Delta Apparel, Inc., parent of the Soffe, Delta and Salt Life brands, reported in a regulatory filing that it plans to formally suspend its manufacturing operations in Honduras due to ongoing liquidity challenges, impacting approximately 2,413 employees.

The suspension remains in effect for at least 120 days as strategic initiatives are explored, possibly including a sale or a permanent wind-down of all operations in the country.

Delta Apparel also reported that it expects to finalize plans with its offshore manufacturing operations and substantially complete its implementation within 120 days. Once all related activities are completed, the company will know the final costs and cash expenditures related to the plans. The company expects to incur restructuring charges attributable to net cash payments primarily for employee-related benefits, the amount of which will depend in part on the duration of the suspension of operations, potential facility closure costs and other restructuring costs and future cash expenditures the amounts of which the company is currently unable to estimate at the time. The restructuring charges are expected to be incurred beginning in the third quarter of fiscal year 2024. The third quarter ends June 30.

The move follows the wind-down of Delta’s manufacturing operations in Mexico earlier this year and its decision to no longer emphasize Delta’s Activewear Global Brands channel, as previously disclosed. Earlier this year, Delta reported that it would reduce the scope and complexity of that business and allocate available capital and resources to only two of its three primary customer channels.

As a result, Delta Activewear will no longer emphasize the Global Brands channel and instead re-organize around two key customer channels, Delta Direct and Retail Direct, that “are distinct in their go-to-market strategies and how their respective customer bases source their various apparel needs.”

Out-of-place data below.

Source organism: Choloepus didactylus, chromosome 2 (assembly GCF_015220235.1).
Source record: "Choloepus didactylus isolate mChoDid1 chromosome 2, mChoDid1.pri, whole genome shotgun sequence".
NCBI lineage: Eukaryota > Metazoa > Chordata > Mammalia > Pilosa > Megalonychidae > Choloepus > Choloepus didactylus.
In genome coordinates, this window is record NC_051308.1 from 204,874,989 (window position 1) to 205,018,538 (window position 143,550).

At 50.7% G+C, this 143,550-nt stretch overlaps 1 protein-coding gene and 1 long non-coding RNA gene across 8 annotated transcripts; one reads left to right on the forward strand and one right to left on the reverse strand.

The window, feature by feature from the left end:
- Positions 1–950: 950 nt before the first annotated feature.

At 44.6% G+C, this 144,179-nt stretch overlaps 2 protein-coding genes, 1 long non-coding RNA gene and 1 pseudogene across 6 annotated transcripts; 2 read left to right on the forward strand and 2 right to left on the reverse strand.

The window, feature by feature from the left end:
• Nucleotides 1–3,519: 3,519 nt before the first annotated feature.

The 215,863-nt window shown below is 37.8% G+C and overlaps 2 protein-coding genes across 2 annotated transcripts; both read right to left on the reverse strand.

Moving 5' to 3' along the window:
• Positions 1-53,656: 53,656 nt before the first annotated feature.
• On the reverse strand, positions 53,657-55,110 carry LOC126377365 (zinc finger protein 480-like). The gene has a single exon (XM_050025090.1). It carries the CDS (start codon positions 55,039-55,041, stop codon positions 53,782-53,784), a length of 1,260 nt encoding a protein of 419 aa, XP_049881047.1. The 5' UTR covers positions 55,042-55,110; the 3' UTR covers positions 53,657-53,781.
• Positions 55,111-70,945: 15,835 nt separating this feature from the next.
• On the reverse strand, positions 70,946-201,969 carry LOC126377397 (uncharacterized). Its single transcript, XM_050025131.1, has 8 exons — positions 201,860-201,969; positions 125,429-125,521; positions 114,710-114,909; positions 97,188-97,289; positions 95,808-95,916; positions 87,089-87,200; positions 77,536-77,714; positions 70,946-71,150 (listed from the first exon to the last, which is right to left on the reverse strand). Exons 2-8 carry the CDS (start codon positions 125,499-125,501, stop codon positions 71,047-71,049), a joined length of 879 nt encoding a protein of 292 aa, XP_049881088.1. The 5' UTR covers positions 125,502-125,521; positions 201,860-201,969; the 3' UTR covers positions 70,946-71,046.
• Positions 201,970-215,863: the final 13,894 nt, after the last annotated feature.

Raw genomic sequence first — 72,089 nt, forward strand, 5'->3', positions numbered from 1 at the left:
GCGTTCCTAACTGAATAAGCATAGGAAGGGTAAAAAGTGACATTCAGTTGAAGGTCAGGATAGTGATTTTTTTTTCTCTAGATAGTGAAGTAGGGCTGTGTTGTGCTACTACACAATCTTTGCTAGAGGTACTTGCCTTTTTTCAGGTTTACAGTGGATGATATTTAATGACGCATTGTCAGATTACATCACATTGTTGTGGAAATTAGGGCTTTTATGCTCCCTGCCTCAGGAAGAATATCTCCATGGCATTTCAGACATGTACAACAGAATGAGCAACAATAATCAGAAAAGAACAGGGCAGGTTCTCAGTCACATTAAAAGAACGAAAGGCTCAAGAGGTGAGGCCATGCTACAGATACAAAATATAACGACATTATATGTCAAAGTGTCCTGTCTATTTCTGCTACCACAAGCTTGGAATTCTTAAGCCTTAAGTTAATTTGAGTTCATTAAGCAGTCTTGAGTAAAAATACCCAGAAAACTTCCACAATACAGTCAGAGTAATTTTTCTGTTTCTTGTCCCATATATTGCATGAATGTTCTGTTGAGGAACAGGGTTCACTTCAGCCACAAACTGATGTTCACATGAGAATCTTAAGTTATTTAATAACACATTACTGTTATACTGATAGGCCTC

The Delta Direct channel services the screen print, promotional and eRetailer markets and retail licensing customers that sell through to mid-tier and mass-market retailers.

Delta also said in its new regulatory filing that it continues to seek to sell its El Salvador manufacturing operations servicing that channel, as previously disclosed.

Delta further reiterated that as previously disclosed in its second quarter 10-Q filed with the SEC on May 9, the company “has been keenly focused on evaluating its business strategies and managing its working capital and costs in light of significant market, operational and liquidity challenges,” including, among others:

  • The company’s deteriorating liquidity position, including its limited cash and cash equivalents and its inability to raise additional capital or otherwise obtain necessary liquidity to have sufficient resources to fund its operations, which continues to prevent it from purchasing all of the yarn, dyes, chemicals and other production inputs required to supply its manufacturing facilities and allow them to run at the levels required to meet its business plans,
  • Significant reductions in demand across certain of the company’s business units during fiscal year 2023 and the beginning of fiscal year 2024, which has impacted the company’s operating results and financial position and
  • The company’s continued non-compliance with certain covenants in its U.S. asset-based revolving credit facility constitutes a breach of that agreement and an event of default that remains uncured when the regulatory filing is posted.

Delta concluded, “The plan to suspend the company’s manufacturing operations in Honduras was commenced as a result of the ongoing liquidity challenges discussed above, among other factors. The company’s deteriorating liquidity position and lack of funding has continued to prevent it from purchasing raw materials necessary to operate its offshore manufacturing facilities and to pay compensation and benefits due to offshore employees. As previously disclosed, the company also continues to explore the potential sale of its Salt Life business and continues to evaluate all strategic options and alternatives with its legal and financial advisors.”

Delta has posted losses for seven straight quarters as elevated inventory levels at the mass channel and related destocking efforts have impacted its Delta Direct vertical blank tee platform.

Delta also announced on May 31 that longtime Chairman and CEO Robert Humphreys will resign from his role with the company, effective June 29, at the request of Delta’s independent board directors. The company has since announced the resignations of Matt Miller, president of Delta Group, and Justin Grow, EVP and chief administrative officer.

Photo courtesy Delta Apparel